—Richard C. Collins
The Martyrs of Karbala: Shi’i Symbols and Rituals in Modern Iran, by Kamran Scot Aghaie. Washington, January 2005. $24.95
For those concerned with the political currency of religious ritual and symbolism among the Shi’ites of Iran, take heed of Kamran Scot Aghaie’s Martyrs of Karbala. In an age when American foreign policy threatens Iran, and American soldiers literally live among Shi’ites in Iraq, an adequate appreciation of the importance of Moharram rituals and symbols and their suppression or manipulation by the state, remains essential to understanding the power of the Karbala narrative in its Shi’ite context. By examining the history of Moharram rituals in three successive Iranian regimes—the Qajars, Pahlavis, and the Islamic Republic—Aghaie shows how these rituals have been manipulated to a variety of political ends: in bolstering legitimacy, as a threat to legitimacy, or as a revolutionary paradigm for action against the state. This is an essential study for our leaders and general readers alike.
Fitz Lee: A Military Biography of Major General Fitzhugh Lee, C.S.A., by Edward G. Longacre. DaCapo, December 2004. $30
As a youth, the grandson of Henry “Light-Horse Harry” Lee and nephew of Robert E. Lee, Fitzhugh Lee, or “Fitz” as he was known throughout his life, was a happy-go-lucky type who could act, sing, dance, and drink with the best of them—so much so that his famous uncle’s biographer, Douglas Southall Freeman, called him “The Laughing Cavalier.” Indeed, his merriment and shenanigans at West Point almost got him thrown out on several occasions before his graduation in 1856. Throughout his life, whether in war or peace, he was “unfailingly jovial, convivial, and outgoing,” but he suddenly matured into a serious army officer when war broke out between the states in 1861. As Longacre shows, Fitz Lee became a “precise and punctilious soldier, with great regard for all the etiquette of the profession.”
Fitz Lee was also brave. He personally led “numerous patrols across enemy-infested environs of Washington and Alexandria, exchanging pistol shots and saber blows with the few Yankees who dared cross his path.” He was a good tutor, extremely patient with raw recruits, and led his men by example, making him very popular with them. Likewise, his superiors soon recognized his gallantry and ability and his contributions to his regiment’s morale, rewarded by commendations and promotions. Public accolades followed after Lee’s cavalry under Stuart’s command made a sensational 100-mile circuit behind McClellan’s union army, raiding as it went, in 1862. He served under Stuart with distinction for much of the war, and became Stuart’s replacement when he was killed at Cold Harbor in 1864. Told in the context of the war and its battles, with detailed attention to the units and men that Lee served with, Longacre succinctly paints pictures of various characters as they come and go—J.E.B. Stuart, William Edmondson “Grumble” Jones, the “Gray Ghost” John Singleton Mosby, Wade Hampton, III.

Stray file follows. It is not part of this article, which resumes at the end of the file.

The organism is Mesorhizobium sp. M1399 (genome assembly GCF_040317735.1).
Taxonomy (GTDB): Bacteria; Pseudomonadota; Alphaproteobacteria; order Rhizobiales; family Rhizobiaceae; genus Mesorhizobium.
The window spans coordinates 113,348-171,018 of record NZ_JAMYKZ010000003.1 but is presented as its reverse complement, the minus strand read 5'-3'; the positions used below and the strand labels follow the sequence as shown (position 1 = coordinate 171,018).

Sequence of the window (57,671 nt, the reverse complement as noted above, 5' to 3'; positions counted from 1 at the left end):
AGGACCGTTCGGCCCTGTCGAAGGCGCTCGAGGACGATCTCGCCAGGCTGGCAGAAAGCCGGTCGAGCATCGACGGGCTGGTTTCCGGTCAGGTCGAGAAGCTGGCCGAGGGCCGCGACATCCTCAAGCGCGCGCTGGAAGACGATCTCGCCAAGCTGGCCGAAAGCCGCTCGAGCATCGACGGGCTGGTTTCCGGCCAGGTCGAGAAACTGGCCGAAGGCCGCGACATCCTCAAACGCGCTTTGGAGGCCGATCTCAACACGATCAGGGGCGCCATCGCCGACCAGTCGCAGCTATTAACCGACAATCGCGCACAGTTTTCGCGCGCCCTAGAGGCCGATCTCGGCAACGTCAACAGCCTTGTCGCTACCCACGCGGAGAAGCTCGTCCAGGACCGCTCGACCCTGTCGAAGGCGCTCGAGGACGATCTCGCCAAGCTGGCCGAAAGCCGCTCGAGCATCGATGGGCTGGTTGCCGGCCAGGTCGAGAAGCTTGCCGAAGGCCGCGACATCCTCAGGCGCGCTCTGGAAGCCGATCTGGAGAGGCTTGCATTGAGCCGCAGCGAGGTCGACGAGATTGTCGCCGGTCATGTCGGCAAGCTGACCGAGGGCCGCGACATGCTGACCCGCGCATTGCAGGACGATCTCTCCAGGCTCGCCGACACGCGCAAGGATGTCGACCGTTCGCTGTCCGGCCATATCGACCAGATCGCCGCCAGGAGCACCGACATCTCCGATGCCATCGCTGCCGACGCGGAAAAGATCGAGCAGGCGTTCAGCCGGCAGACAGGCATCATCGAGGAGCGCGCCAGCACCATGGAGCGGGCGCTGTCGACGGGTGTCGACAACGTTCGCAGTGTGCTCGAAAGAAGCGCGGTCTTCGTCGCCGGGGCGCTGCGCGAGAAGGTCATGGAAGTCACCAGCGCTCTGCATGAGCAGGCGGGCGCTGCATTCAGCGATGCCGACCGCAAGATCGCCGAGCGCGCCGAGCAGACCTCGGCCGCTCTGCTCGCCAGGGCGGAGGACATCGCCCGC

Lee’s postwar life—his charge by the government with treason, his career as a farmer, his marriage to Ellen Bernard “Nellie” Fowle, his participation in the Lost Cause debates regarding the responsibilities for Confederate failures, his numerous public speaking engagements, his initial forays into politics, and his biography of his uncle, General Lee (New York, 1894)—is covered in the first of two final two chapters; the last covers his term as governor of Virginia, his appointment by President Cleveland to the posts of collector of internal revenue for the western district of Virginia, his service as U.S. consul general in Havana, Cuba, and his command of the VII Army Corps, the latter an appointment hailed all across the nation. Fitz Lee’s final appointment was to the presidency of the Jamestown Exposition Company, organized to celebrate the three hundredth anniversary of the Jamestown settlement.
This is an interesting, well-written, and important biography of one of the more fascinating members of Virginia’s most distinguished family.
Stealing God’s Thunder, Benjamin Franklin’s Lightning Rod and the Invention of America, by Philip Dray. Random House, August 2005. $25.95
Imagine a time when houses lacked electricity. Easy, break out the candles. Now try to imagine a time when no one knew what electricity was or that electric sparks on earth (stroke your cat) were the same thing as lightning. Now imagine Benjamin Franklin, dressed as the quintessential Quaker, recklessly and stupidly flying a kite in a storm and somehow not getting himself electrocuted. Now you’ve reached one of the major turning points in human history and science, in an eighteenth century where Franklin emerged as the premier world authority on electricity, long before he became one of our Founding Fathers.
Philip Dray focuses on this scientific aspect of Franklin, weaving around it a history of the theories and discovery of electricity, the Newtonian shift in scientific method, the emergence of the idea of political science, and inevitably, the religious opposition. After Franklin invented the lightning rod and installed a few, religious leaders accused him of stealing one of God’s prerogatives: blasting human beings with thunderbolts. Some secular opponents objected that “Franklin’s rods,” as they were called, attracted damaging lightning strikes from the clouds. Pamphlet warfare ensued. Dray describes all this with expertise, wit, and balance. After you read his book, you’ll know a new Ben, and you’ll never again take your light switches for granted.